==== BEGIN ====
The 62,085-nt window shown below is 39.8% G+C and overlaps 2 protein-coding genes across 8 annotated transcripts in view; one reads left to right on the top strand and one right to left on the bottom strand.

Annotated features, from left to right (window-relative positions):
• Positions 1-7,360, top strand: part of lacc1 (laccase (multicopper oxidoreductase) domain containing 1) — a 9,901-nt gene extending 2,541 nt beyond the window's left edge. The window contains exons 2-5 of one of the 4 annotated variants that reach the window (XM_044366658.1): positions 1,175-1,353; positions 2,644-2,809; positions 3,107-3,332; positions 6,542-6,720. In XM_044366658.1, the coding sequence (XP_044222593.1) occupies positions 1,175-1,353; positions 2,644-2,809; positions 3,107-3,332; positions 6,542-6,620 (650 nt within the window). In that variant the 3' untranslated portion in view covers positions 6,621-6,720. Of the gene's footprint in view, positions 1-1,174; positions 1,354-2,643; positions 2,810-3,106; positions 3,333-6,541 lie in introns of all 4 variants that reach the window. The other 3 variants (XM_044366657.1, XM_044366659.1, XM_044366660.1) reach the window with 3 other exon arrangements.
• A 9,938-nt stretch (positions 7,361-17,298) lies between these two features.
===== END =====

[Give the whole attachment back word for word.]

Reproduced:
The 62,085-nt window shown below is 39.8% G+C and overlaps 2 protein-coding genes across 8 annotated transcripts in view; one reads left to right on the top strand and one right to left on the bottom strand.

Annotated features, from left to right (window-relative positions):
• Positions 1-7,360, top strand: part of lacc1 (laccase (multicopper oxidoreductase) domain containing 1) — a 9,901-nt gene extending 2,541 nt beyond the window's left edge. The window contains exons 2-5 of one of the 4 annotated variants that reach the window (XM_044366658.1): positions 1,175-1,353; positions 2,644-2,809; positions 3,107-3,332; positions 6,542-6,720. In XM_044366658.1, the coding sequence (XP_044222593.1) occupies positions 1,175-1,353; positions 2,644-2,809; positions 3,107-3,332; positions 6,542-6,620 (650 nt within the window). In that variant the 3' untranslated portion in view covers positions 6,621-6,720. Of the gene's footprint in view, positions 1-1,174; positions 1,354-2,643; positions 2,810-3,106; positions 3,333-6,541 lie in introns of all 4 variants that reach the window. The other 3 variants (XM_044366657.1, XM_044366659.1, XM_044366660.1) reach the window with 3 other exon arrangements.
• A 9,938-nt stretch (positions 7,361-17,298) lies between these two features.